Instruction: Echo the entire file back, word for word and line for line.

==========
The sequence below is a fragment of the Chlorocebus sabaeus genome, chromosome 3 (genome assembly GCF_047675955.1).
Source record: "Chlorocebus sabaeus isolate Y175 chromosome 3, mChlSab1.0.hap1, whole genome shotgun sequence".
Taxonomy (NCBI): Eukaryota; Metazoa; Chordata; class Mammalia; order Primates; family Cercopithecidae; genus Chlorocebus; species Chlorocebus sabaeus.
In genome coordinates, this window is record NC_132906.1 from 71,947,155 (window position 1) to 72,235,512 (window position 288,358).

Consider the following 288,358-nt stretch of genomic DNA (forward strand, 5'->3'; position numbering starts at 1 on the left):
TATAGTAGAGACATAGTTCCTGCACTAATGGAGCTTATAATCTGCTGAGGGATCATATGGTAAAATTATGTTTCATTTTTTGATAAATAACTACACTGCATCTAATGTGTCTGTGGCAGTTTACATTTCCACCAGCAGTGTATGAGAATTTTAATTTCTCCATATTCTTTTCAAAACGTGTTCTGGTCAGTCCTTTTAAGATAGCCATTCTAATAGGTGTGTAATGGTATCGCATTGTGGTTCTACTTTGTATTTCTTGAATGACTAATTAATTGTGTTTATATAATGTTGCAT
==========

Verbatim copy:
The sequence below is a fragment of the Chlorocebus sabaeus genome, chromosome 3 (genome assembly GCF_047675955.1).
Source record: "Chlorocebus sabaeus isolate Y175 chromosome 3, mChlSab1.0.hap1, whole genome shotgun sequence".
Taxonomy (NCBI): Eukaryota; Metazoa; Chordata; class Mammalia; order Primates; family Cercopithecidae; genus Chlorocebus; species Chlorocebus sabaeus.
In genome coordinates, this window is record NC_132906.1 from 71,947,155 (window position 1) to 72,235,512 (window position 288,358).

Consider the following 288,358-nt stretch of genomic DNA (forward strand, 5'->3'; position numbering starts at 1 on the left):
TATAGTAGAGACATAGTTCCTGCACTAATGGAGCTTATAATCTGCTGAGGGATCATATGGTAAAATTATGTTTCATTTTTTGATAAATAACTACACTGCATCTAATGTGTCTGTGGCAGTTTACATTTCCACCAGCAGTGTATGAGAATTTTAATTTCTCCATATTCTTTTCAAAACGTGTTCTGGTCAGTCCTTTTAAGATAGCCATTCTAATAGGTGTGTAATGGTATCGCATTGTGGTTCTACTTTGTATTTCTTGAATGACTAATTAATTGTGTTTATATAATGTTGCAT